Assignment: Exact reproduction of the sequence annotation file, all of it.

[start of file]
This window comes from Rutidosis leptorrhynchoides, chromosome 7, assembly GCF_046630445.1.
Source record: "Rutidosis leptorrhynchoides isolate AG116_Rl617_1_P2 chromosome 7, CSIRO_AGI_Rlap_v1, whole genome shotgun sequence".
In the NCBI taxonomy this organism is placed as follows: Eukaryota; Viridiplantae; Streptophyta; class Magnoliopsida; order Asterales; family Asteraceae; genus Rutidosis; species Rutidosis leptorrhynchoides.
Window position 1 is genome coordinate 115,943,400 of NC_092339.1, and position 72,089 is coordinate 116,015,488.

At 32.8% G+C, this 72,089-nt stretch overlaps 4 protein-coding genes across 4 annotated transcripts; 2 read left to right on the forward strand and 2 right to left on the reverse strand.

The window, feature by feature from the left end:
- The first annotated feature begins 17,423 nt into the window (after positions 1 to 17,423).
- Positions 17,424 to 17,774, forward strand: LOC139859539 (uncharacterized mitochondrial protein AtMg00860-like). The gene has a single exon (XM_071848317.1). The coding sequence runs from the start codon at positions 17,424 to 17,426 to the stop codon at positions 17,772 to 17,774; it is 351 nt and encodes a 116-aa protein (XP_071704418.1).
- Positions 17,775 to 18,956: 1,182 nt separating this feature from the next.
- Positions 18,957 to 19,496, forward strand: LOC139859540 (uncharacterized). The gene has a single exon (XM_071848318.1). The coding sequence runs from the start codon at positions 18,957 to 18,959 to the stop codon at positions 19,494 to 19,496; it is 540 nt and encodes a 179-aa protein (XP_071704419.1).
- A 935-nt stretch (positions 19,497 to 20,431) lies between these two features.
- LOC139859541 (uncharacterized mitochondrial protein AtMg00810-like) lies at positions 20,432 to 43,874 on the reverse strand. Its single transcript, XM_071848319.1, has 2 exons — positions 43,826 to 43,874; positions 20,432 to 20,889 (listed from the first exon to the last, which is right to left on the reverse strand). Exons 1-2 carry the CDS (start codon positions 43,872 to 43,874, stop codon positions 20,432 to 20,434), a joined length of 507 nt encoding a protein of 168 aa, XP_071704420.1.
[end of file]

This window comes from Rutidosis leptorrhynchoides, chromosome 7, assembly GCF_046630445.1.
Source record: "Rutidosis leptorrhynchoides isolate AG116_Rl617_1_P2 chromosome 7, CSIRO_AGI_Rlap_v1, whole genome shotgun sequence".
In the NCBI taxonomy this organism is placed as follows: Eukaryota; Viridiplantae; Streptophyta; class Magnoliopsida; order Asterales; family Asteraceae; genus Rutidosis; species Rutidosis leptorrhynchoides.
Window position 1 is genome coordinate 115,943,400 of NC_092339.1, and position 72,089 is coordinate 116,015,488.

At 32.8% G+C, this 72,089-nt stretch overlaps 4 protein-coding genes across 4 annotated transcripts; 2 read left to right on the forward strand and 2 right to left on the reverse strand.

The window, feature by feature from the left end:
- The first annotated feature begins 17,423 nt into the window (after positions 1 to 17,423).
- Positions 17,424 to 17,774, forward strand: LOC139859539 (uncharacterized mitochondrial protein AtMg00860-like). The gene has a single exon (XM_071848317.1). The coding sequence runs from the start codon at positions 17,424 to 17,426 to the stop codon at positions 17,772 to 17,774; it is 351 nt and encodes a 116-aa protein (XP_071704418.1).
- Positions 17,775 to 18,956: 1,182 nt separating this feature from the next.
- Positions 18,957 to 19,496, forward strand: LOC139859540 (uncharacterized). The gene has a single exon (XM_071848318.1). The coding sequence runs from the start codon at positions 18,957 to 18,959 to the stop codon at positions 19,494 to 19,496; it is 540 nt and encodes a 179-aa protein (XP_071704419.1).
- A 935-nt stretch (positions 19,497 to 20,431) lies between these two features.
- LOC139859541 (uncharacterized mitochondrial protein AtMg00810-like) lies at positions 20,432 to 43,874 on the reverse strand. Its single transcript, XM_071848319.1, has 2 exons — positions 43,826 to 43,874; positions 20,432 to 20,889 (listed from the first exon to the last, which is right to left on the reverse strand). Exons 1-2 carry the CDS (start codon positions 43,872 to 43,874, stop codon positions 20,432 to 20,434), a joined length of 507 nt encoding a protein of 168 aa, XP_071704420.1.